Cambridges unveil their first official portrait to celebrate 10 years of Duke and Duchess

Cambridges unveil their first official portrait to mark the 10th anniversary of the Duke and Duchess – Jamie Coreth/Fine Art Commissions

The Duke and Duchess of Cambridge have posed for their first official joint portrait, winking at the Queen and Princess Diana in a vision intended to “balance their public and private lives”.

Described by the artists as ‘relaxed and approachable’ and ‘elegant and dignified’, the painting is intended to celebrate the couple’s ties to Cambridgeshire and was commissioned to mark their 10th wedding anniversary.

The Duke and Duchess invited British artist Jamie Coreth to Kensington Palace for several live sessions, with the Duchess choosing jewelery in honor of the Royal Family.

The portrait was commissioned by the Cambridgeshire Royal Portrait Fund as a gift to the county in 2021, the year the couple celebrated their tenth anniversary and their Cambridge titles.

Cambridges unveil their first official portrait to mark the 10th anniversary of the Duke and Duchess - Jamie Coreth/Fine Art Commissions

Cambridges unveil their first official portrait to mark the 10th anniversary of the Duke and Duchess – Jamie Coreth/Fine Art Commissions

The Duke and Duchess helped choose the artist, and the Duchess is believed to have seen his work at the National Portrait Gallery, where he won the Young Artist Award at the prestigious BP Portrait Exhibition.

They will view the completed work today at the Fitzwilliam Museum, as part of a day trip in Cambridgeshire.

‘The most special privilege of my life’

Coreth said of the commission: “It was the most extraordinary privilege of my life to be chosen to paint this painting.

“I wanted to show Their Royal Highnesses in a way that made them come across as relaxed and approachable as well as elegant and dignified.

“As this is the first portrait to show them together, and especially during their time as the Duke and Duchess of Cambridge, I wanted the image to evoke a sense of balance between their public and private lives.

“The piece was commissioned as a gift to the people of Cambridgeshire, and I hope they will enjoy it as much as I had in making it.”

Cambridges unveil their first official portrait to celebrate 10 years as Duke and Duchess - Joe Giddens /PA

Cambridges unveil their first official portrait to celebrate 10 years as Duke and Duchess – Joe Giddens /PA

The Duchess was painted in a bright green Vampire’s Wife dress she previously wore on a visit to Ireland, with a Queen’s brooch and earrings that once belonged to Diana, Princess of Wales.

Dressed in a fine suit and blue tie, the Duke both follow instructions to pose, looking to the artist’s right with their faces turned to the light.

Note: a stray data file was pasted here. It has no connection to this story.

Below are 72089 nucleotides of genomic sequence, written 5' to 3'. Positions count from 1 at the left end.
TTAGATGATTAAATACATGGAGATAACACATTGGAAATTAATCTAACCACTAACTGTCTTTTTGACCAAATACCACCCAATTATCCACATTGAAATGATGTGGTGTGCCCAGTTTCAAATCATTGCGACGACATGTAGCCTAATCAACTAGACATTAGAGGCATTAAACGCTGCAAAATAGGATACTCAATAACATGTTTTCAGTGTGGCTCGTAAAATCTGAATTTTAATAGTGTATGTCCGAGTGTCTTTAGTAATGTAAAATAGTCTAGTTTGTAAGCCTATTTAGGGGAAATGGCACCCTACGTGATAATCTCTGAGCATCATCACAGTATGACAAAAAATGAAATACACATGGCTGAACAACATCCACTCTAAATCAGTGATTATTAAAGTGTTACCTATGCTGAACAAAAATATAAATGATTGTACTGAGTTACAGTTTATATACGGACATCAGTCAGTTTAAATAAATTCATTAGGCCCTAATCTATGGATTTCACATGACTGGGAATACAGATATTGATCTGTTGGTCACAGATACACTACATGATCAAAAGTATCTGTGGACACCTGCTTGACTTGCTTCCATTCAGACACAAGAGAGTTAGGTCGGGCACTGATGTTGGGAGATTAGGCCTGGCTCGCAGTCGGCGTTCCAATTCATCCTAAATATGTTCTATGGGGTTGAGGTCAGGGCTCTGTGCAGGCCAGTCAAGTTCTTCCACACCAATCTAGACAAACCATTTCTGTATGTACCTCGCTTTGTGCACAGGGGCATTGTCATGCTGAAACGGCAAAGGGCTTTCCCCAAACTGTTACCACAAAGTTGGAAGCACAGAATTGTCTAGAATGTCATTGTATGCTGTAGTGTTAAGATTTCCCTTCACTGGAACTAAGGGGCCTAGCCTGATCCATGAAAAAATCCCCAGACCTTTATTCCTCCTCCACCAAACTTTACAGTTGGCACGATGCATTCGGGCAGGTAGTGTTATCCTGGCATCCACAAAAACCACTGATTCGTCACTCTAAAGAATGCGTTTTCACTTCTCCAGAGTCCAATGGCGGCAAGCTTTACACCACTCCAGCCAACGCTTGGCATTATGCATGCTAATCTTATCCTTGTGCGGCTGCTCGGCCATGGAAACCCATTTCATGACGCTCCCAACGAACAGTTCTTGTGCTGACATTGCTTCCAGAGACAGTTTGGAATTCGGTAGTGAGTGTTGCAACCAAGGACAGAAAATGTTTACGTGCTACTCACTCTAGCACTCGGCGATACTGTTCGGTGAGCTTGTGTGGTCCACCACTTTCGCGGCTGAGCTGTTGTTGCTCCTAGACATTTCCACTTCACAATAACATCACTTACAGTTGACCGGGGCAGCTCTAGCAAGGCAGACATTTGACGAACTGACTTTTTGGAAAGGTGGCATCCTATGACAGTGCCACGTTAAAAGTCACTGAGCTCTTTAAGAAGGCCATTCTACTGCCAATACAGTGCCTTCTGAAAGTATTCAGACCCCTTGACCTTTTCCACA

They attended joint meetings twice and each made time for another solo session to help the artist capture the necessary details.

It is the couple’s first joint portrait. They each posed separately for other portraits over a decade ago.

The Duchess sat in front of Paul Emsley in 2012 for a painting that received mixed reviews.

Cambridges unveil their first official portrait to mark 10 years of Duke and Duchess - Paul Grover /Paul Grover

Cambridges unveil their first official portrait to mark 10 years of Duke and Duchess – Paul Grover /Paul Grover

Prince William had a joint portrait with Prince Harry in 2009 by Nicky Philipps, and a portrait of the Royal Family in 2000 with the Queen, Prince Philip, Queen Mother, Prince Charles and Prince Harry, by John Wannacott.

A source said the couple were “excited” to make this their first official joint portrait to mark the tenth anniversary of their association with Cambridge, bearing their Duke and Duchess’ titles before their wedding day.

The city of Cambridge is represented in the background of the painting, showing “the tones and colors of many of the historic stone buildings synonymous with the city”.

The portrait also features a hexagonal architectural motif that can be seen on buildings in Cambridge.

The portrait will be on display at the Fitzwilliam Museum at the University of Cambridge for three years, after which it will be taken on a tour of common areas and galleries in Cambridgeshire.

It will be loaned to the National Portrait Gallery, the Duchess’ patronage, in 2023 for the gallery’s reopening.

It is also expected to be used as part of the Fitzwilliam Museum’s youth engagement programs to encourage young people of all backgrounds to experience the arts.

Later today, the Duke and Duchess will reunite with Jamie Coreth to view the painting and meet supporters of the project, including Lady Sibyl Marshall, wife of the late Sir Michael Marshall who originally suggested the idea.

A graduate of Oxford University and the Florence Academy of Art, Coreth won the 2016 Young Artist Award at the BP Portrait Exhibition for “Dad Sculpting Me”.

In 2020, his “Portrait of Fatima” was nominated for the BP Portrait Award and later won the Visitors’ Choice award.

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